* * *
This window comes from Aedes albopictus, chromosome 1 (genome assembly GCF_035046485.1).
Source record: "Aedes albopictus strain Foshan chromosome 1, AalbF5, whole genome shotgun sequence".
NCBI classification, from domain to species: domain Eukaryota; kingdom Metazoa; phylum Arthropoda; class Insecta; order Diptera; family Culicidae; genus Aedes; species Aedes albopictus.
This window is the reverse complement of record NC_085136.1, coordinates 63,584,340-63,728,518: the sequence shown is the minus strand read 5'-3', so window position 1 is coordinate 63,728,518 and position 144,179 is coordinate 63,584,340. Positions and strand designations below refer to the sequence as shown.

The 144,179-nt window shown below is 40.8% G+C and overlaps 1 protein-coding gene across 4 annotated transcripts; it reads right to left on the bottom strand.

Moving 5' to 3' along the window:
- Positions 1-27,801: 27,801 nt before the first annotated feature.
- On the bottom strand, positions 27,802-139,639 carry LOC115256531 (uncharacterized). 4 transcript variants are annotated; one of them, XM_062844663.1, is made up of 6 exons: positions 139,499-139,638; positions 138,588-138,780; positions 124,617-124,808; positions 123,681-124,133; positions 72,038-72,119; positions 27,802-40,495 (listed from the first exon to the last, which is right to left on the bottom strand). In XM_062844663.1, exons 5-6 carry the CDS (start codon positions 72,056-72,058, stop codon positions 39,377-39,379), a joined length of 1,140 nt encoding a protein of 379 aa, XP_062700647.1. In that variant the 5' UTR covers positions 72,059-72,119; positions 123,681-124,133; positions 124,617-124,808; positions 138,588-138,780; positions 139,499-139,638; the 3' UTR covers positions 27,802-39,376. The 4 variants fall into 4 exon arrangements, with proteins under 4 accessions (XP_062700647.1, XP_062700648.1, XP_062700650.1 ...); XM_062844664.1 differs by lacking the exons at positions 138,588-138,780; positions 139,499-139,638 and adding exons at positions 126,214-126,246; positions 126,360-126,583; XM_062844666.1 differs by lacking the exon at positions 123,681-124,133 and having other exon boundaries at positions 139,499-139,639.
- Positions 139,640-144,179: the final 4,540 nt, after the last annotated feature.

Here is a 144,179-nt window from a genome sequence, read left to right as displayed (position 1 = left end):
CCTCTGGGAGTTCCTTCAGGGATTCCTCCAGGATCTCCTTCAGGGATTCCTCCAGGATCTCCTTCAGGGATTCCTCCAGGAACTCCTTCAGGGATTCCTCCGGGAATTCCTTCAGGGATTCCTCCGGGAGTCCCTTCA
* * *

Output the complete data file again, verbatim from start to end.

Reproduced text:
This window comes from Aedes albopictus, chromosome 1 (genome assembly GCF_035046485.1).
Source record: "Aedes albopictus strain Foshan chromosome 1, AalbF5, whole genome shotgun sequence".
NCBI classification, from domain to species: domain Eukaryota; kingdom Metazoa; phylum Arthropoda; class Insecta; order Diptera; family Culicidae; genus Aedes; species Aedes albopictus.
This window is the reverse complement of record NC_085136.1, coordinates 63,584,340-63,728,518: the sequence shown is the minus strand read 5'-3', so window position 1 is coordinate 63,728,518 and position 144,179 is coordinate 63,584,340. Positions and strand designations below refer to the sequence as shown.

The 144,179-nt window shown below is 40.8% G+C and overlaps 1 protein-coding gene across 4 annotated transcripts; it reads right to left on the bottom strand.

Moving 5' to 3' along the window:
- Positions 1-27,801: 27,801 nt before the first annotated feature.
- On the bottom strand, positions 27,802-139,639 carry LOC115256531 (uncharacterized). 4 transcript variants are annotated; one of them, XM_062844663.1, is made up of 6 exons: positions 139,499-139,638; positions 138,588-138,780; positions 124,617-124,808; positions 123,681-124,133; positions 72,038-72,119; positions 27,802-40,495 (listed from the first exon to the last, which is right to left on the bottom strand). In XM_062844663.1, exons 5-6 carry the CDS (start codon positions 72,056-72,058, stop codon positions 39,377-39,379), a joined length of 1,140 nt encoding a protein of 379 aa, XP_062700647.1. In that variant the 5' UTR covers positions 72,059-72,119; positions 123,681-124,133; positions 124,617-124,808; positions 138,588-138,780; positions 139,499-139,638; the 3' UTR covers positions 27,802-39,376. The 4 variants fall into 4 exon arrangements, with proteins under 4 accessions (XP_062700647.1, XP_062700648.1, XP_062700650.1 ...); XM_062844664.1 differs by lacking the exons at positions 138,588-138,780; positions 139,499-139,638 and adding exons at positions 126,214-126,246; positions 126,360-126,583; XM_062844666.1 differs by lacking the exon at positions 123,681-124,133 and having other exon boundaries at positions 139,499-139,639.
- Positions 139,640-144,179: the final 4,540 nt, after the last annotated feature.

Here is a 144,179-nt window from a genome sequence, read left to right as displayed (position 1 = left end):
CCTCTGGGAGTTCCTTCAGGGATTCCTCCAGGATCTCCTTCAGGGATTCCTCCAGGATCTCCTTCAGGGATTCCTCCAGGAACTCCTTCAGGGATTCCTCCGGGAATTCCTTCAGGGATTCCTCCGGGAGTCCCTTCA